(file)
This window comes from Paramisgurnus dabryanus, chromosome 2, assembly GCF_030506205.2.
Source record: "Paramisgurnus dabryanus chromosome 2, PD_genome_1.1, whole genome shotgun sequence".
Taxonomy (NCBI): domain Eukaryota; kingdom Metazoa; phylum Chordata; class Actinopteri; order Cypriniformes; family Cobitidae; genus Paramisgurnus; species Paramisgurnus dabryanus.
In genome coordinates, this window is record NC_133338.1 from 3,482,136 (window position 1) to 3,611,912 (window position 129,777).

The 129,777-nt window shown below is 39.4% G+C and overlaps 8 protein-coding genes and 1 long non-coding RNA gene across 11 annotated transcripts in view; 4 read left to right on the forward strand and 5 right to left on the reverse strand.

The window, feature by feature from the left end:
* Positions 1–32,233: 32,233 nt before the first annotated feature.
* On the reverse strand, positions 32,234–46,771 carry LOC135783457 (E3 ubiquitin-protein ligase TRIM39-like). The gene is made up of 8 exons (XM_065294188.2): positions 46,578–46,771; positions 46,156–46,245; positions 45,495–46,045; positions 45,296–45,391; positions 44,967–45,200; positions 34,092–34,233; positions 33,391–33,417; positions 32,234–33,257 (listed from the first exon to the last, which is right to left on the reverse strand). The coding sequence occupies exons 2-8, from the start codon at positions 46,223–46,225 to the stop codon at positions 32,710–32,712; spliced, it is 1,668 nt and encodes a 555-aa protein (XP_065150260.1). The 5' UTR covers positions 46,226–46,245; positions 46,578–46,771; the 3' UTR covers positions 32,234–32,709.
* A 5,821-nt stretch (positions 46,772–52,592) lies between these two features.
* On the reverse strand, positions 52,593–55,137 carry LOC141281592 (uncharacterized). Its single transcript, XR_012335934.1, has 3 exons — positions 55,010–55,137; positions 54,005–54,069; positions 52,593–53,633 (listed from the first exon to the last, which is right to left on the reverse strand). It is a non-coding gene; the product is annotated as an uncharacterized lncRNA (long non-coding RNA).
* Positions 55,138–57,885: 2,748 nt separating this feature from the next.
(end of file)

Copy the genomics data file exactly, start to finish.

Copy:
This window comes from Paramisgurnus dabryanus, chromosome 2, assembly GCF_030506205.2.
Source record: "Paramisgurnus dabryanus chromosome 2, PD_genome_1.1, whole genome shotgun sequence".
Taxonomy (NCBI): domain Eukaryota; kingdom Metazoa; phylum Chordata; class Actinopteri; order Cypriniformes; family Cobitidae; genus Paramisgurnus; species Paramisgurnus dabryanus.
In genome coordinates, this window is record NC_133338.1 from 3,482,136 (window position 1) to 3,611,912 (window position 129,777).

The 129,777-nt window shown below is 39.4% G+C and overlaps 8 protein-coding genes and 1 long non-coding RNA gene across 11 annotated transcripts in view; 4 read left to right on the forward strand and 5 right to left on the reverse strand.

The window, feature by feature from the left end:
* Positions 1–32,233: 32,233 nt before the first annotated feature.
* On the reverse strand, positions 32,234–46,771 carry LOC135783457 (E3 ubiquitin-protein ligase TRIM39-like). The gene is made up of 8 exons (XM_065294188.2): positions 46,578–46,771; positions 46,156–46,245; positions 45,495–46,045; positions 45,296–45,391; positions 44,967–45,200; positions 34,092–34,233; positions 33,391–33,417; positions 32,234–33,257 (listed from the first exon to the last, which is right to left on the reverse strand). The coding sequence occupies exons 2-8, from the start codon at positions 46,223–46,225 to the stop codon at positions 32,710–32,712; spliced, it is 1,668 nt and encodes a 555-aa protein (XP_065150260.1). The 5' UTR covers positions 46,226–46,245; positions 46,578–46,771; the 3' UTR covers positions 32,234–32,709.
* A 5,821-nt stretch (positions 46,772–52,592) lies between these two features.
* On the reverse strand, positions 52,593–55,137 carry LOC141281592 (uncharacterized). Its single transcript, XR_012335934.1, has 3 exons — positions 55,010–55,137; positions 54,005–54,069; positions 52,593–53,633 (listed from the first exon to the last, which is right to left on the reverse strand). It is a non-coding gene; the product is annotated as an uncharacterized lncRNA (long non-coding RNA).
* Positions 55,138–57,885: 2,748 nt separating this feature from the next.